Despite this progress, about a third of the population remain poor or vulnerable to poverty (77 million people), income inequality is one of the highest in Asia and key well-being indicators are stagnating at rates similar to those seen in least developed countries (such as maternal mortality, child malnutrition, and child, early and forced marriage). As an emerging economy, access to financing for development is transitioning rapidly from ODA to other sources, while domestic resource mobilization remains under-developed. Indonesia's tax-to-GDP ratio was 10.1% in 2020, below the Asia and Pacific average of 19.1%.

In addition, Indonesia remains a key contributor, as well as extremely vulnerable to climate change. Indonesia is the world’s largest archipelago and the fourth-most populous country, with the world’s second-longest coastline after Canada. Indonesia is home to some of the planet’s most important biodiversity hotspots, including 10% of the world’s tropical forests (60% of Asia’s tropical forests) and about 36% of the world’s tropical peatlands. These ecosystems are being degraded due to unsustainable land management practices and this impacts the livelihoods and food security of up to 60 million Indonesians, 10 million of whom live in poverty.

The Government of Indonesia has outlined a number of development priorities in its National Medium Term Development Plan 2020-2024, as well as in other important policy documents. These priorities include:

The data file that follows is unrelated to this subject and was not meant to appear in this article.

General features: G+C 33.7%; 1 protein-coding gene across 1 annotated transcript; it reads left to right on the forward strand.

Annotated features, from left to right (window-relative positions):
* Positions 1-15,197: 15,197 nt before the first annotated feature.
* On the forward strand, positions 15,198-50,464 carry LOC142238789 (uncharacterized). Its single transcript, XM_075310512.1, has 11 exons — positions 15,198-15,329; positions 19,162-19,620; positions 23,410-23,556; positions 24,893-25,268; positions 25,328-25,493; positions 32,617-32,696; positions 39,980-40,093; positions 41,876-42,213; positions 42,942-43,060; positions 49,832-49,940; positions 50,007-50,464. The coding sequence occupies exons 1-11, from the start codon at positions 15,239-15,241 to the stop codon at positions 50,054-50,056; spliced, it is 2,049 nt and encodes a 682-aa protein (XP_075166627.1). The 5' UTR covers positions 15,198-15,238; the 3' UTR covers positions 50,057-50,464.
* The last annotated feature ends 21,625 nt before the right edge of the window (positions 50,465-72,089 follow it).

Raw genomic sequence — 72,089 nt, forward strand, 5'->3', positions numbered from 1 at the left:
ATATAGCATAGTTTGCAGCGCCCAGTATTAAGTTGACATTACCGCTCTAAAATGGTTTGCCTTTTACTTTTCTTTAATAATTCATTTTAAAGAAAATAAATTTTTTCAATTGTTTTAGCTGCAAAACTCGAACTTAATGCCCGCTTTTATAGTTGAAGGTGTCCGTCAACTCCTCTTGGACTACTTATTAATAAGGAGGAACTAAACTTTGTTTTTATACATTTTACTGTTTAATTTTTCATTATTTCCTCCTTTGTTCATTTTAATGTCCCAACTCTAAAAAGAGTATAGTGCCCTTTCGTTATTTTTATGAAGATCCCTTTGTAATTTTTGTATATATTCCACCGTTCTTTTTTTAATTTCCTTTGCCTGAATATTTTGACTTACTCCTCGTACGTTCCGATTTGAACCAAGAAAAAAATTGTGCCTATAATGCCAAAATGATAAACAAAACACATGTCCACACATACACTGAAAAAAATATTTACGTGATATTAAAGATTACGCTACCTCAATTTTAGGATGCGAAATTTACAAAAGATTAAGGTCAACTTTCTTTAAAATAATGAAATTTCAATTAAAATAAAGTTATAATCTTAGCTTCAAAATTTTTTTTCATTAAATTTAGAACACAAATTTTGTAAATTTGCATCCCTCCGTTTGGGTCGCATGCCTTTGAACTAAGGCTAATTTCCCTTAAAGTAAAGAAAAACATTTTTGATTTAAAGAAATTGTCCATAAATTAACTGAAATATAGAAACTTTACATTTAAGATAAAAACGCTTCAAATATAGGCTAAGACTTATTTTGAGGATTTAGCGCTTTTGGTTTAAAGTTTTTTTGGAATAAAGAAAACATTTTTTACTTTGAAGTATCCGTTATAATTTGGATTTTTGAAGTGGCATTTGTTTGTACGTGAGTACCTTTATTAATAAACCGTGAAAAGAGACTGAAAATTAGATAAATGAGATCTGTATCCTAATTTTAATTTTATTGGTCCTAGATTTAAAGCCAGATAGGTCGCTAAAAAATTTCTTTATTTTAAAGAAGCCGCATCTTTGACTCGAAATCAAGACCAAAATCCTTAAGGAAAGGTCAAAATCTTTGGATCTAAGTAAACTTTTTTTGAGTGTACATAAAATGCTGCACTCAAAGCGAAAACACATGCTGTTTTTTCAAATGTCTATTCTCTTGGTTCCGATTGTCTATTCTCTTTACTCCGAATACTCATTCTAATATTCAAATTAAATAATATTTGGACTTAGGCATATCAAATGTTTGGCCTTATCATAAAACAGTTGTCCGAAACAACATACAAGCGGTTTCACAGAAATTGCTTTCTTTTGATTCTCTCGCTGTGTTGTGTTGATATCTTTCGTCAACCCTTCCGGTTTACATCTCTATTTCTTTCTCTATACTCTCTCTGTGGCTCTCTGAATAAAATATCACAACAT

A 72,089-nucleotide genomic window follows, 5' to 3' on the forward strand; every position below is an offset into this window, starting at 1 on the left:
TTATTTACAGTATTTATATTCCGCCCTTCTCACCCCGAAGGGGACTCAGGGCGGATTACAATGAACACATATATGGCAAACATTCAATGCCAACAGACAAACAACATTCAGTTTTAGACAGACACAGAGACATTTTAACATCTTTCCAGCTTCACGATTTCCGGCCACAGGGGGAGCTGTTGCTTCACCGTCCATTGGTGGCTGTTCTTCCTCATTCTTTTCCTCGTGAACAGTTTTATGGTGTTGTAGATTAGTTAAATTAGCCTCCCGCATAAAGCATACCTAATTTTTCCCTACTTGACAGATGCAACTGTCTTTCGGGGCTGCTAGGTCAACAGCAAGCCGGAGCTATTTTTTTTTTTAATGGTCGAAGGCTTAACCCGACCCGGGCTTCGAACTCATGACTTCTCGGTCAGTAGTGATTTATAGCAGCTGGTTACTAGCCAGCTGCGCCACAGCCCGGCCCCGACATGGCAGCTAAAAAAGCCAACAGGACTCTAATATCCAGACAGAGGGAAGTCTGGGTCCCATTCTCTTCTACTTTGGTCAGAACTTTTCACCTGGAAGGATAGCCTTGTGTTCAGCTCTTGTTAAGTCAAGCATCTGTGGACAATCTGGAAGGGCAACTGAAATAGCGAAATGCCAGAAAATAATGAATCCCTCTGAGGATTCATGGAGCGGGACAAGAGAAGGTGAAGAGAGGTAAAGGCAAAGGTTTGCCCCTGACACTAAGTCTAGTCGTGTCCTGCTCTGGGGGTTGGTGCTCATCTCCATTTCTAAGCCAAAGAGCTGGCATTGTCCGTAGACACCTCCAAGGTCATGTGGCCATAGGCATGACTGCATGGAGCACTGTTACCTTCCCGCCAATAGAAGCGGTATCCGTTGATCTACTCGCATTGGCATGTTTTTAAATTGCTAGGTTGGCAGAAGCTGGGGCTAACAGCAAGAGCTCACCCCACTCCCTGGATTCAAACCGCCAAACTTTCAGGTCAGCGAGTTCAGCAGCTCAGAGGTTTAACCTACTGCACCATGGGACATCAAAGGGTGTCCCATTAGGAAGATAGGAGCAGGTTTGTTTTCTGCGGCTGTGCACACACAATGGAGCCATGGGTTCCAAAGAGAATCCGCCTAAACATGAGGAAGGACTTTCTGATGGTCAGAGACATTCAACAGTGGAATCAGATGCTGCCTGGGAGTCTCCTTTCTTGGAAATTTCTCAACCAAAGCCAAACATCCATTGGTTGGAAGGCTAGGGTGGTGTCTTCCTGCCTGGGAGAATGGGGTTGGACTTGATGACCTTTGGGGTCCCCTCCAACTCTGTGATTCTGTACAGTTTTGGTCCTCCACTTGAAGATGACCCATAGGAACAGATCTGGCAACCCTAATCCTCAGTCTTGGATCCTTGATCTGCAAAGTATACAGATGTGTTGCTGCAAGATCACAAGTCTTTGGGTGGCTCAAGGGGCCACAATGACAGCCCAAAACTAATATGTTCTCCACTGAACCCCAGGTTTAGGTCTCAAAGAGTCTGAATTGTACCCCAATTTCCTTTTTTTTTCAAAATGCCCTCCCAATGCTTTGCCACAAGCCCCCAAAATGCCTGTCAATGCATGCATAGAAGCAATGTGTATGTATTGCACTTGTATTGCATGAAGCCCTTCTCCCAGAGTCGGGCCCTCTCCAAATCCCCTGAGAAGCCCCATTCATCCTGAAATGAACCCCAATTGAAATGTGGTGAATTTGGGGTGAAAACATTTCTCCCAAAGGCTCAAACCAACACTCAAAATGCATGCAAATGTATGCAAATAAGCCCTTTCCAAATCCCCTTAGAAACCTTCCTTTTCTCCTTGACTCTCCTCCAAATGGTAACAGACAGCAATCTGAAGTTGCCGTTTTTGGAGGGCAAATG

Going forward, Canada and Indonesia remain committed to unlock financing to help Indonesia achieve the Sustainable Development Goals targeting poverty reduction, gender and income inequality, the rights of women and girls, climate change and plastic pollution, while promoting green, inclusive economic growth. Specifically, Canada’s bilateral international assistance program will focus on:

Environment and climate action

While Indonesia is one of the world’s top countries for biodiversity, it is nonetheless among the highest emitters of greenhouse gases, and is highly vulnerable to climate change and natural disasters, with an estimated 40% of the country’s inhabitants at risk. Going forward, Canada and Indonesia remain committed to supporting Indonesia’s efforts to achieve Sustainable Development Goals targeting climate change and plastic pollution; while promoting green, inclusive economic growth.

Gender equality and the empowerment of women and girls

With high levels of violence against women and girls and high rates of early and child marriage which link to the country’s high maternal mortality rate, gender equality is a significant challenge. Women continue to be concentrated in low wage, low value segments of the economy with limited access to financial resources. Canada will continue to support Indonesia’s efforts to achieve Sustainable Development Goals targeting gender and income inequality.

Canada’s development assistance also support Indonesia’s fight against the COVID-19 pandemic and its efforts to alleviate the economic impact on the most vulnerable and poor Indonesians, particularly women. Canada will also continue to promote innovative partnerships for financing development outcomes.

Canada’s International Assistance footprint in Indonesia (in the fiscal year 2021 to 2022) is programmed via multiple channels:

Search the Project Browser to see what Canada is doing to support development in Indonesia.

Partnerships and organizations

To develop effective responses to today’s most pressing global challenges, Canada and Indonesia work closely in multilateral fora, such as: